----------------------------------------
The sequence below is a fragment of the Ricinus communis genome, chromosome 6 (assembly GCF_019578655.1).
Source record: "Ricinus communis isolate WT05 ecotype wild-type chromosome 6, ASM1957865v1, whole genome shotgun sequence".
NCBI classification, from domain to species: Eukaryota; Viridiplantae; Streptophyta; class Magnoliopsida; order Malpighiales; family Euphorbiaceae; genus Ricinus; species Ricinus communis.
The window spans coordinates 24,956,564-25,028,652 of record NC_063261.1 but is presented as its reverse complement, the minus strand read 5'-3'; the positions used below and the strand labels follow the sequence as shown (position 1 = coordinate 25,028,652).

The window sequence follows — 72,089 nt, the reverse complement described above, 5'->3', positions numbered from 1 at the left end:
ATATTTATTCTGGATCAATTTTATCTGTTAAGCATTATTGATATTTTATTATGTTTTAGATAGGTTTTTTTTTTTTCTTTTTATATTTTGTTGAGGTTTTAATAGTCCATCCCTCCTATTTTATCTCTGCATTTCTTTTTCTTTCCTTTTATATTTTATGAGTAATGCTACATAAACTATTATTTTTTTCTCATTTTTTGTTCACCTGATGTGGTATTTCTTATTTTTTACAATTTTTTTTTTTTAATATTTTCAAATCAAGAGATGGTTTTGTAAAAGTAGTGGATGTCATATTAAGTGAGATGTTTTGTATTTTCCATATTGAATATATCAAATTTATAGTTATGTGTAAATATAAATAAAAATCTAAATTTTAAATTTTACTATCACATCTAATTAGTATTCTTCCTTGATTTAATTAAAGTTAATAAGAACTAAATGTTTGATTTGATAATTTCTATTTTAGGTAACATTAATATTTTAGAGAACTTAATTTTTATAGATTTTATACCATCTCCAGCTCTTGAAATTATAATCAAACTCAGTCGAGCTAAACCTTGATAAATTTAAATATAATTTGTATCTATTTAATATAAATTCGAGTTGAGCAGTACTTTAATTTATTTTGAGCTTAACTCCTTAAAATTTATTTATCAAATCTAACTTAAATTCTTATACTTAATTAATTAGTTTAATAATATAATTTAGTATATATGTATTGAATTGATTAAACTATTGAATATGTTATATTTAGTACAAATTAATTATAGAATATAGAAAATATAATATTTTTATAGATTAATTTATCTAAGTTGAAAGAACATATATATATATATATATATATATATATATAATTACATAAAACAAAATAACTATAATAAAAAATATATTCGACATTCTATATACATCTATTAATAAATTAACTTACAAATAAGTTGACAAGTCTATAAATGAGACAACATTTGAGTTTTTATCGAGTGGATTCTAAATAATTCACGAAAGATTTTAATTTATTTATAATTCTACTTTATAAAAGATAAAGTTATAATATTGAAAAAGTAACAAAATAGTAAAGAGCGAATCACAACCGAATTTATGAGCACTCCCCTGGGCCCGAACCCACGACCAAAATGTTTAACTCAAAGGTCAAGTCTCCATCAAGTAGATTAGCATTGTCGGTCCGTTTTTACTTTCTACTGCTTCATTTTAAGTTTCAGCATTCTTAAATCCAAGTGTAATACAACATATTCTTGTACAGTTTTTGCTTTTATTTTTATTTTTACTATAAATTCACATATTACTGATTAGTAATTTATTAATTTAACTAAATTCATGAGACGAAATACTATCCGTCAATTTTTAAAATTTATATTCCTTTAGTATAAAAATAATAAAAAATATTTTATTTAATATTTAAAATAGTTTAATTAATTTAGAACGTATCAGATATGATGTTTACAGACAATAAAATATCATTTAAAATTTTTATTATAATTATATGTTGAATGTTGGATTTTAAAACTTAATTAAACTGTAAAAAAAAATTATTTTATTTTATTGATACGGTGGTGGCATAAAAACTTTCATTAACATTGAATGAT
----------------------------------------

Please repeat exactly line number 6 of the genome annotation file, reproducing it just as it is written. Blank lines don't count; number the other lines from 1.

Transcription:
ATATTTATTCTGGATCAATTTTATCTGTTAAGCATTATTGATATTTTATTATGTTTTAGATAGGTTTTTTTTTTTTCTTTTTATATTTTGTTGAGGTTTTAATAGTCCATCCCTCCTATTTTATCTCTGCATTTCTTTTTCTTTCCTTTTATATTTTATGAGTAATGCTACATAAACTATTATTTTTTTCTCATTTTTTGTTCACCTGATGTGGTATTTCTTATTTTTTACAATTTTTTTTTTTTAATATTTTCAAATCAAGAGATGGTTTTGTAAAAGTAGTGGATGTCATATTAAGTGAGATGTTTTGTATTTTCCATATTGAATATATCAAATTTATAGTTATGTGTAAATATAAATAAAAATCTAAATTTTAAATTTTACTATCACATCTAATTAGTATTCTTCCTTGATTTAATTAAAGTTAATAAGAACTAAATGTTTGATTTGATAATTTCTATTTTAGGTAACATTAATATTTTAGAGAACTTAATTTTTATAGATTTTATACCATCTCCAGCTCTTGAAATTATAATCAAACTCAGTCGAGCTAAACCTTGATAAATTTAAATATAATTTGTATCTATTTAATATAAATTCGAGTTGAGCAGTACTTTAATTTATTTTGAGCTTAACTCCTTAAAATTTATTTATCAAATCTAACTTAAATTCTTATACTTAATTAATTAGTTTAATAATATAATTTAGTATATATGTATTGAATTGATTAAACTATTGAATATGTTATATTTAGTACAAATTAATTATAGAATATAGAAAATATAATATTTTTATAGATTAATTTATCTAAGTTGAAAGAACATATATATATATATATATATATATATATATAATTACATAAAACAAAATAACTATAATAAAAAATATATTCGACATTCTATATACATCTATTAATAAATTAACTTACAAATAAGTTGACAAGTCTATAAATGAGACAACATTTGAGTTTTTATCGAGTGGATTCTAAATAATTCACGAAAGATTTTAATTTATTTATAATTCTACTTTATAAAAGATAAAGTTATAATATTGAAAAAGTAACAAAATAGTAAAGAGCGAATCACAACCGAATTTATGAGCACTCCCCTGGGCCCGAACCCACGACCAAAATGTTTAACTCAAAGGTCAAGTCTCCATCAAGTAGATTAGCATTGTCGGTCCGTTTTTACTTTCTACTGCTTCATTTTAAGTTTCAGCATTCTTAAATCCAAGTGTAATACAACATATTCTTGTACAGTTTTTGCTTTTATTTTTATTTTTACTATAAATTCACATATTACTGATTAGTAATTTATTAATTTAACTAAATTCATGAGACGAAATACTATCCGTCAATTTTTAAAATTTATATTCCTTTAGTATAAAAATAATAAAAAATATTTTATTTAATATTTAAAATAGTTTAATTAATTTAGAACGTATCAGATATGATGTTTACAGACAATAAAATATCATTTAAAATTTTTATTATAATTATATGTTGAATGTTGGATTTTAAAACTTAATTAAACTGTAAAAAAAAATTATTTTATTTTATTGATACGGTGGTGGCATAAAAACTTTCATTAACATTGAATGAT